What to expect from Big Tech revenue

Good morning! It’s payout time and you might be thinking, “Oh, I know what it’s going to be like.” But as always, there’s good news and bad news, and some things in particular to watch out for.

It’s only getting more brutal out there

My colleague Joe Williams has compared future tech revenue to Captain Hook lowering a prisoner onto the board. A scary image, I know, but how else would you describe it?

There is good news and bad news with earnings. The good news is that, as bad as technology earnings are, most major vendors have customers locked into longer-term contracts and are protected from any immediate impact from fluctuating IT spending.

  • But we’ve seen Big Tech take plenty of cost-cutting measures in recent weeks, between hiring pauses at Google and Uber and deadweight reduction plans at Meta, all in an effort to protect against an uncertain economic future.
  • Joe said that was just the beginning. When customers have to determine their own spending priorities at the end of 2022, we’ll find out who’s really struggling.
  • “There are so many companies at risk of downgrades,” RBC Capital Markets’ Rishi Jaluria told Joe.

It may be best to look at revenue on a topic-by-subject basis. Here are some of the most important things to watch out for.

  • Customer demand: Earnings reports will clarify which companies only received a short-term boost from big pandemic-era spending, and which can weather the storm in the long term.
  • Exchange rate: many technology providers do not operate here. If the US dollar does better than other currencies, revenues and cash flow abroad could suffer.
  • Consumption-based pricing: Look for AWS, Google, and Microsoft here, as well as emerging giants like Snowflake. IT vendors may not be making as much money this quarter from customers paying for what they use.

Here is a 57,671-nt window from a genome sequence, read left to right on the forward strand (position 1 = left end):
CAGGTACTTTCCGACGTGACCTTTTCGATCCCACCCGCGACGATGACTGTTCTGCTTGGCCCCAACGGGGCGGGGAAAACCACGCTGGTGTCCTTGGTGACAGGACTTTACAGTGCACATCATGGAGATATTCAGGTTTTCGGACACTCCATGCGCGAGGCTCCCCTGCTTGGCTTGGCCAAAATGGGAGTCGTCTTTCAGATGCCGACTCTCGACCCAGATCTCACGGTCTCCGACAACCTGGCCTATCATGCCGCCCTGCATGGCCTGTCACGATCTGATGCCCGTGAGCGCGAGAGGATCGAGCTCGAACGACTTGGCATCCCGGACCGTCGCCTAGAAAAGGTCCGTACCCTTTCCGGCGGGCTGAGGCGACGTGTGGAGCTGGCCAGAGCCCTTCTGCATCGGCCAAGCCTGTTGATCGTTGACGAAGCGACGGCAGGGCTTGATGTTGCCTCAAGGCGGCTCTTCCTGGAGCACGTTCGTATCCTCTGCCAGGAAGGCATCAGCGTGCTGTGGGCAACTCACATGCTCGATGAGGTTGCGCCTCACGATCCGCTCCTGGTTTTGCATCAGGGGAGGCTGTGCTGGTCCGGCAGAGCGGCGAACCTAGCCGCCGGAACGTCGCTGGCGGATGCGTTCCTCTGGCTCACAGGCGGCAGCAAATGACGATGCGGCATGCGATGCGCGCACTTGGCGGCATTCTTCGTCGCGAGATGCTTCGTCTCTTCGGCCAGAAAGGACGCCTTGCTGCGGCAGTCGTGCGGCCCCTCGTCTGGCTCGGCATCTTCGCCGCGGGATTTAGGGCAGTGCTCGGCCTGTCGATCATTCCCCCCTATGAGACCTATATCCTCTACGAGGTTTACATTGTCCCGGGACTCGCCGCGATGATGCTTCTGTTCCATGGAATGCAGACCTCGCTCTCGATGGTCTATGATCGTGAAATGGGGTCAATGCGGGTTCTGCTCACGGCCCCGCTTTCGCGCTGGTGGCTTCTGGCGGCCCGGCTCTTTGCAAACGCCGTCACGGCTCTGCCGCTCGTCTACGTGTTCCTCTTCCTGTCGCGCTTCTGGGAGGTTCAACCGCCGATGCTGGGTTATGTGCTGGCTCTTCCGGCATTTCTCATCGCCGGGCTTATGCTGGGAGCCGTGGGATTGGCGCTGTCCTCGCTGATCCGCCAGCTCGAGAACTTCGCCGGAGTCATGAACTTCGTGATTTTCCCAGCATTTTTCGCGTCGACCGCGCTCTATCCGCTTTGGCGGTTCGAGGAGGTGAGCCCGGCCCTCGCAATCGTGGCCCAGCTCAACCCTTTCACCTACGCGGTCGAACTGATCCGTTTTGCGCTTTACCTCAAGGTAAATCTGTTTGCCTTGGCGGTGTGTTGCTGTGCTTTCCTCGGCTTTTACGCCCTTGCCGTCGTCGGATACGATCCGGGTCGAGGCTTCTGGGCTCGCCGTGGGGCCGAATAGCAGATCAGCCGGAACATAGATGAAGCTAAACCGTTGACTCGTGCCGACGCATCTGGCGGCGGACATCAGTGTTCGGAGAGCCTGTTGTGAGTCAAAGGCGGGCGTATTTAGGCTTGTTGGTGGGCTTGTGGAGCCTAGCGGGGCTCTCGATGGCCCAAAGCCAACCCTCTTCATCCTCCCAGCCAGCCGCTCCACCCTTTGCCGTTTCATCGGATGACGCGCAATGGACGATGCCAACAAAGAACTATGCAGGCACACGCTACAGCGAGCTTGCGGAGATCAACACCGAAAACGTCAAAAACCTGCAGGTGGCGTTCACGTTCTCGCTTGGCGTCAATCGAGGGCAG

• Product-led growth: Driving the growth of end users who purchase products online with a single click, outside of the central IT team, is much more difficult during tough economic times.
  • ISV: There will likely be concerns about whether ISVs (think Asana) can stand on their own or need to consolidate to survive.

Read Joe’s full earnings overview here.

-Sarah Roach

When a company buys back its audit

Yesterday Meta released its first human rights check, which assesses the company’s approach to human rights risk management. It was commissioned by Meta from law firm Foley Hoag, but as often happens when companies commission their own audits, it glossed over major controversies.

What the audit did not include was a comprehensive assessment of its impact in India, its biggest market in the world – an omission that sparked criticism of some digital rights defenders.

  • Meta instead published a “summary assessment” of Foley Hoag’s findings in India, which noted “the potential for Meta’s platforms to be linked to salient human rights risks caused by third parties, including …incitement to hatred that incites hostility, discrimination or violence”. but disclosed few details and did not publish the company’s recommendations.
  • The company was previously accused to ignore online abuse and allow content to fuel violence in India. Human rights groups had demanded publication of the assessment.
  • Meta’s human rights director, Miranda Sissons, told Reuters that “the format of the report may be influenced by a variety of factors, including security reasons”.

It’s not uncommon for ugly details to be omitted company audits like this.

  • A recent AWS investigation conducted by Oppenheimer Investigations Group and commissioned by Amazon found no evidence to support claims of discrimination and harassment, even though many employees said he was hiding in plain sight. Amazon has also long resisted an independent audit of warehouse working conditions, convincing shareholders to vote against the probe.